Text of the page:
Since 1993, our Art and Design Programme has created an extraordinary environment for patients, visitors and members of staff by bringing music, performance and the visual arts into the hospital setting. Throughout the COVID-19 outbreak, we have had to find alternative ways to run this programme, leading us to launch our Arts for All: Virtual Connections Programme.
In June 2019, we were delighted to release our very own published book, The Healing Arts. This volume reflected on the last 25 years of the Arts Programme, looking at how integrating the arts into the day-to-day life of the hospital has changed patient experience of care, by delving into some of our most ground-breaking projects and commissions, and providing personal interviews with key contributors to our Art and Design Programme, including James Scott, consultant orthopaedic surgeon and founder of the arts project at Chelsea and Westminster Hospital.
The Healing Arts was kindly sponsored by Philip Hoffman and The Fine Art Group. Philip says “Art serves many purposes, often to communicate, to emote, to create a sense of beauty or to motivate; but within the walls of Chelsea and Westminster Hospital it plays another vital role. Art goes above and beyond, and instead becomes a tool for healing.”
This week we are celebrating the one year anniversary of the launch of our book. Since The Healing Arts was published, we have continued to bring new installations, innovations, artists and projects to our hospitals, some of which are included in our weekly blog posts!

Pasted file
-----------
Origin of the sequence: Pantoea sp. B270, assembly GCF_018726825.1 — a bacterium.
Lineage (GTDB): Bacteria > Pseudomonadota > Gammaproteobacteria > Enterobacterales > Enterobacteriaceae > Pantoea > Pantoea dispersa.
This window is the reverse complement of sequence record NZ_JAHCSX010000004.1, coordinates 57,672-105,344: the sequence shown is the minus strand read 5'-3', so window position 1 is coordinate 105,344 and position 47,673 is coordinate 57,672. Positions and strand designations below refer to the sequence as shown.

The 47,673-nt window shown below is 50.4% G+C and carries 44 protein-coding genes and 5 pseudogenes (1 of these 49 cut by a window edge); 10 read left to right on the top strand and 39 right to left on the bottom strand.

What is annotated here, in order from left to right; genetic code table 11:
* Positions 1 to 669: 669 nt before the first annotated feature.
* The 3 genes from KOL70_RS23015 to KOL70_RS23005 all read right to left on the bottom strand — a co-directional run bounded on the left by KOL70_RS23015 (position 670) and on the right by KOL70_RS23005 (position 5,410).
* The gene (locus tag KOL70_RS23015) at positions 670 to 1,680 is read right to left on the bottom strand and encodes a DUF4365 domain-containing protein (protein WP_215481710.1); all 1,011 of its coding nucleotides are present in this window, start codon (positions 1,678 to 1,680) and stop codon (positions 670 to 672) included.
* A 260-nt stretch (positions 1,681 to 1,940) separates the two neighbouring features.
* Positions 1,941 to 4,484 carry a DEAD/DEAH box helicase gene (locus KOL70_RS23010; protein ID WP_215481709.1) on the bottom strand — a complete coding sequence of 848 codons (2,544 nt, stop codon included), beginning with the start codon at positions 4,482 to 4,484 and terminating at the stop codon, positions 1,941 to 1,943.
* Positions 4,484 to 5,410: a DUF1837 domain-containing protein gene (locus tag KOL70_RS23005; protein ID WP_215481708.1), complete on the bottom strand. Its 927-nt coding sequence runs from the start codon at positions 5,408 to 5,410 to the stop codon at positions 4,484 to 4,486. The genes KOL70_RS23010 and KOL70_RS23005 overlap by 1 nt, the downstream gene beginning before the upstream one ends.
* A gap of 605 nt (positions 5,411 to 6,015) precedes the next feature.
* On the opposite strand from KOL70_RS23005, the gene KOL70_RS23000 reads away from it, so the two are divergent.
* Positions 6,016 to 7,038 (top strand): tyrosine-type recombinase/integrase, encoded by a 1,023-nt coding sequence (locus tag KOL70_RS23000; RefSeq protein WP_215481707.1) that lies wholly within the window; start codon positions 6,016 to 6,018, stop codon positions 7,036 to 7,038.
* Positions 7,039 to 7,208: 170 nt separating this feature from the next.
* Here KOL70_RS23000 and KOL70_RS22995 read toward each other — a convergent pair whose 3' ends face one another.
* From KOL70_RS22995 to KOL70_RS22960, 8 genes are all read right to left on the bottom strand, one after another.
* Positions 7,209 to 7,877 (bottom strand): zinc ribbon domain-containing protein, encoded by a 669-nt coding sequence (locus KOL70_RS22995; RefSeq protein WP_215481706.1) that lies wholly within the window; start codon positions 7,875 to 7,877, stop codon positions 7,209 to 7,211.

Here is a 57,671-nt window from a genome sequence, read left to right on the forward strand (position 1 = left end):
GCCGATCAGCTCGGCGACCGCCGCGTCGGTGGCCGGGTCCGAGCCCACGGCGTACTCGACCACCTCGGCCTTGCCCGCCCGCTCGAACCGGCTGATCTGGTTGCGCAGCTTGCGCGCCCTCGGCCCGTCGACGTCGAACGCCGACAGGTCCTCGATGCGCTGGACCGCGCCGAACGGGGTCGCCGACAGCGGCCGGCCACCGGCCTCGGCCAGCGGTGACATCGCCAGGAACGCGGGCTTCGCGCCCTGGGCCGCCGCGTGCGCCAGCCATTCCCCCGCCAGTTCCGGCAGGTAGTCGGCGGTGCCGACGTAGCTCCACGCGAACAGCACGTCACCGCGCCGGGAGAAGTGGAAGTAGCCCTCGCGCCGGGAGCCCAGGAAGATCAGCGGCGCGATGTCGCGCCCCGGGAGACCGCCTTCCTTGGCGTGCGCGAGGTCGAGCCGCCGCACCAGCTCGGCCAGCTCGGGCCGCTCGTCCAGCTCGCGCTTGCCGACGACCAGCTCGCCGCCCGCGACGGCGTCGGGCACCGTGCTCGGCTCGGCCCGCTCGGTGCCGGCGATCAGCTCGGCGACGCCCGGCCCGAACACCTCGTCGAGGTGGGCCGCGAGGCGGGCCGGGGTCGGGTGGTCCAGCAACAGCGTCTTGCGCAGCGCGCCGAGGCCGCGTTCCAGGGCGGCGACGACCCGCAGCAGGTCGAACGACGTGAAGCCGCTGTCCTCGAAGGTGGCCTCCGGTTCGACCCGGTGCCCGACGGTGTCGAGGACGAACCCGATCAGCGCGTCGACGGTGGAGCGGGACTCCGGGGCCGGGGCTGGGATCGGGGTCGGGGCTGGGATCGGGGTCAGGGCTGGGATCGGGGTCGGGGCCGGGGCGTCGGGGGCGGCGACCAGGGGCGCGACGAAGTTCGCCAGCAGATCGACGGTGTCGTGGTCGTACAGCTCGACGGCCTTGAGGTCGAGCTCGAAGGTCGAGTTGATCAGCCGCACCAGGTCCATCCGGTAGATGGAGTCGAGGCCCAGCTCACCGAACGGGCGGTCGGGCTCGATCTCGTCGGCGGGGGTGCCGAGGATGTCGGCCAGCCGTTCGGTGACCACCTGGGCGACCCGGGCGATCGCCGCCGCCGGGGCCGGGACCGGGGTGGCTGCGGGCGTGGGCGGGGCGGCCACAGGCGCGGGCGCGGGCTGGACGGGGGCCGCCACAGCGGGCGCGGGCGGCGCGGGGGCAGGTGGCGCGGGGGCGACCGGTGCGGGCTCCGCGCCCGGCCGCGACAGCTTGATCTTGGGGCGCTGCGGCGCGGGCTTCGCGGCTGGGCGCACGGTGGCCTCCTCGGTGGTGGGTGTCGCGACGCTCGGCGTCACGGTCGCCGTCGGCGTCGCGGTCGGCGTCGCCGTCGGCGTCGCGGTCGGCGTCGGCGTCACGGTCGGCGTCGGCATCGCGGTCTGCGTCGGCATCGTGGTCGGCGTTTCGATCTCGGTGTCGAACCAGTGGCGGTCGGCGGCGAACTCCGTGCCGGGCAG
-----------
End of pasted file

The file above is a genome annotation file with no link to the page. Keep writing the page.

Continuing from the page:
As a way of sharing our celebrations, some excerpts from a chapter by our Music and Sound Research Consultant, Andrew Hall.
“As I was guided around the hospital in those early days I also began to realise the extent to which recorded sound and music featured in the design of the hospital’s newest spaces: the recently completed Emergency Department boasted a vast sound system installed in almost every waiting area and treatment room, and the Edgar Horne ward (one of the five wards that focuses on the care of older patients) also featured a newly installed speaker system that could stream a huge variety of internet radio stations to different bays and side rooms.
Later in my time with CW+ I would help to install a sound system in the entry corridor for the Intensive Care Unit, a place where many visitors and family members of those on the unit would wait: I will not quickly forget the sense of peace created by the combination of the fifth-floor views across West London and the steady calmness of slow piano movements by Mozart, Clementi and Haydn.”
“…working at Chelsea and Westminster Hospital has transformed me as a musician. I arrived with grand designs and aspirations, fully believing that my compositional or technological training would offer a solution to the great challenges of music in healthcare.
I now realise that these aspirations were probably as much about my own desire for affirmation as they were about helping patients. The hospital environment does not require a composer, not when a decent radio will do the job. But it does still require creative thinking: how can we most effectively use music and sound interventions to empower patients, and return to them a sense of control which can be so quickly lost in acute settings? How can new music technology enable participation for patients whose symptoms may leave them excluded from traditional participatory activities?
These are the kind of questions I now focus on in my work at Chelsea and Westminster, and with the generosity and warmth of its staff, and the enormous courage of its patients, it is impossible not to feel a great deal of excitement for the future role of music in this unique and inspiring hospital.”